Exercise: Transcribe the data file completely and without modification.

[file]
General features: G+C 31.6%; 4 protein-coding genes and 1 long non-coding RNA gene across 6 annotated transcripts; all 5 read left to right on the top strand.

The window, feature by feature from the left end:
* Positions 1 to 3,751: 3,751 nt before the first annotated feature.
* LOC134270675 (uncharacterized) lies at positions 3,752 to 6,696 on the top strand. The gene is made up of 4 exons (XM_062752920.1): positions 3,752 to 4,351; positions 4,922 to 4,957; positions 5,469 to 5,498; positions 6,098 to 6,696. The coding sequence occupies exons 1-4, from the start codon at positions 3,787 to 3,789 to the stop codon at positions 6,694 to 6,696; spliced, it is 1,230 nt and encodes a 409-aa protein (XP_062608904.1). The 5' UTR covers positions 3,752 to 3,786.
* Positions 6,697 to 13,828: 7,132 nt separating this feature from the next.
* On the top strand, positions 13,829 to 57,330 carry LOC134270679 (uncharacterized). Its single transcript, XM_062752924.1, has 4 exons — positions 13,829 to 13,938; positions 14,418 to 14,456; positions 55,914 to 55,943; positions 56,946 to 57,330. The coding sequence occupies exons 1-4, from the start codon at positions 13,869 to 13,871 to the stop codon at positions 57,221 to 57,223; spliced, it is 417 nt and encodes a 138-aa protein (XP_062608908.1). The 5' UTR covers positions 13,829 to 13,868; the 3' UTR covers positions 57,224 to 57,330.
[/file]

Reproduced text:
General features: G+C 31.6%; 4 protein-coding genes and 1 long non-coding RNA gene across 6 annotated transcripts; all 5 read left to right on the top strand.

The window, feature by feature from the left end:
* Positions 1 to 3,751: 3,751 nt before the first annotated feature.
* LOC134270675 (uncharacterized) lies at positions 3,752 to 6,696 on the top strand. The gene is made up of 4 exons (XM_062752920.1): positions 3,752 to 4,351; positions 4,922 to 4,957; positions 5,469 to 5,498; positions 6,098 to 6,696. The coding sequence occupies exons 1-4, from the start codon at positions 3,787 to 3,789 to the stop codon at positions 6,694 to 6,696; spliced, it is 1,230 nt and encodes a 409-aa protein (XP_062608904.1). The 5' UTR covers positions 3,752 to 3,786.
* Positions 6,697 to 13,828: 7,132 nt separating this feature from the next.
* On the top strand, positions 13,829 to 57,330 carry LOC134270679 (uncharacterized). Its single transcript, XM_062752924.1, has 4 exons — positions 13,829 to 13,938; positions 14,418 to 14,456; positions 55,914 to 55,943; positions 56,946 to 57,330. The coding sequence occupies exons 1-4, from the start codon at positions 13,869 to 13,871 to the stop codon at positions 57,221 to 57,223; spliced, it is 417 nt and encodes a 138-aa protein (XP_062608908.1). The 5' UTR covers positions 13,829 to 13,868; the 3' UTR covers positions 57,224 to 57,330.